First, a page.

Compiled by Carol Wodak
The functions of the Alberta Office of the Seniors Advocate are to:
• Provide resolution support to senior Albertans and their families. We do this by providing information and linking you to government and/or community programs and services.
• Take note of what we are hearing from individuals. We analyse trends and identify systemic issues. We also actively seek feedback from seniors groups on issues of importance.
• Provide policy advice and make recommendations to the Government of Alberta to improve senior services and programs
The Alberta Office of the Seniors Advocate is mandated to make recommendations to government for improvements to seniors programs and services.
Based on analysis of issues arising from working with seniors, families and caregivers and listening to stakeholders and seniors groups, the Seniors Advocate provides two types of recommendations:
1. Administrative/operations Recommendations
Administrative/operational recommendations identify operational issues that, if remedied, may improve finding, accessing and/or utilizing government programs by Albertans.
2. Systemic Issue Recommendations:
System issues pertain to issues identified due to system structures or processes that may be remedied through a structural, organization or policy change.
Executive Summary: This is the second annual report submitted by the Alberta Seniors Advocate, Dr. Sheree Kwong See. During the fiscal year the Office continued to refine its administrative processes, including launching a Facebook page, and building the profile of the Office through public engagement activities (45 meetings and sessions with the public).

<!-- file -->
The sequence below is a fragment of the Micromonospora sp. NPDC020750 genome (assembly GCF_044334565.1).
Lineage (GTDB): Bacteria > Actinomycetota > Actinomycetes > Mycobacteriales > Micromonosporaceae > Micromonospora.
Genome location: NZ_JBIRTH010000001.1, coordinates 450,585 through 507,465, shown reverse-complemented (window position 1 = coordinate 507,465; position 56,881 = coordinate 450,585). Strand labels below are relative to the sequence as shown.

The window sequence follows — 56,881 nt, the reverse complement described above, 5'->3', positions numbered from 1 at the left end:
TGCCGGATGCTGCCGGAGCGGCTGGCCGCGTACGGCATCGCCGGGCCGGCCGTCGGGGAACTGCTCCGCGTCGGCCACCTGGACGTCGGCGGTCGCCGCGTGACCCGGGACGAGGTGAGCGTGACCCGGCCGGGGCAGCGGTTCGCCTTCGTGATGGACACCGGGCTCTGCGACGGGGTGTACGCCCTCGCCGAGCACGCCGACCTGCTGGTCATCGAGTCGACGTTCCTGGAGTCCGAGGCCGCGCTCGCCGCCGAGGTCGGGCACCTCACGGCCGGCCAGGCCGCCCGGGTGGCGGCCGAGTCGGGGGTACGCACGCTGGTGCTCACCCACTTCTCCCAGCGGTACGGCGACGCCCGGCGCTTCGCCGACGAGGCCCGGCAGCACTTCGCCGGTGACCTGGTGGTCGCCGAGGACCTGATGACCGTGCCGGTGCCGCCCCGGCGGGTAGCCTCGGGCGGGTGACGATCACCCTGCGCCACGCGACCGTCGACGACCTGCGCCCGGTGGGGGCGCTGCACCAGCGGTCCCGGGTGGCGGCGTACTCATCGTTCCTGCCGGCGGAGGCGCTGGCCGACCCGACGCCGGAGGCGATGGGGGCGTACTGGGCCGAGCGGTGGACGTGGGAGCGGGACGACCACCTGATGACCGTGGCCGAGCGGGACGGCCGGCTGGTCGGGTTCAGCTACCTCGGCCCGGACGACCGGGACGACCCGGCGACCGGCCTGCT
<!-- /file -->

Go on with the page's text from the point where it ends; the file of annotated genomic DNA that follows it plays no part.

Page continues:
To meet our mandate to provide information and resolution support to senior Albertans and their families, the Office:
• Opened 1,254 new client cases and closed 1,269 cases (some carried over from last fiscal)
• Engaged in almost 8,100 contacts with clients and/or external agencies to close cases
• Supported resolution primarily by facilitating self-advocacy, referral, and if necessary, advocating on behalf of clients.
Albertans contacted the Office for information and referral about:
• Income and financial supports (26%)
• House and home supports (21%)
• Social supports (21%)
• Health care and supports (32%).
To meet our mandate to identify trends and issues impacting seniors, the Office:
• Analyzed issues raised during resolution support activities and feedback from public engagement activities, and
• Identified areas Albertans had difficulty finding, accessing and utilizing government or government funded programs and services in each of the four categories above (income and financial supports, house and home supports, social supports, health care and supports).
To meet our mandate to make recommendations and provide advice to government for improvements to programs and services, based on analyzed issues, the Office put forward recommendations:
• To clarify the registration process for the Alberta Blue Cross Coverage for Seniors Program
• To clarify information about the Direct to Tenant Rent Supplement Program
• That the Ministry of Seniors and Housing adopt communication guidelines to avoid ageism and
• To address the unique challenges to self-sufficiency faced by immigrant seniors in sponsorship breakdown.
To provide advice to government the Office:
• Provided input and the seniors perspective for five government initiatives
• Participated in three regularly occurring government committees and Minster’s stakeholder forums and
• Provided input at two government-funded community program initiatives.
Overall, the Office met its goal of expanding resolution support activity (individual advocacy) by more than doubling service from 2016-2017 levels.
For issues advocacy, the Office is seeing some progress on its ageism recommendations put forward last fiscal and has put forward more recommendations.
We look ahead to maintaining and evaluating our resolution support activity and continuing to chart progress toward previous and new recommendations.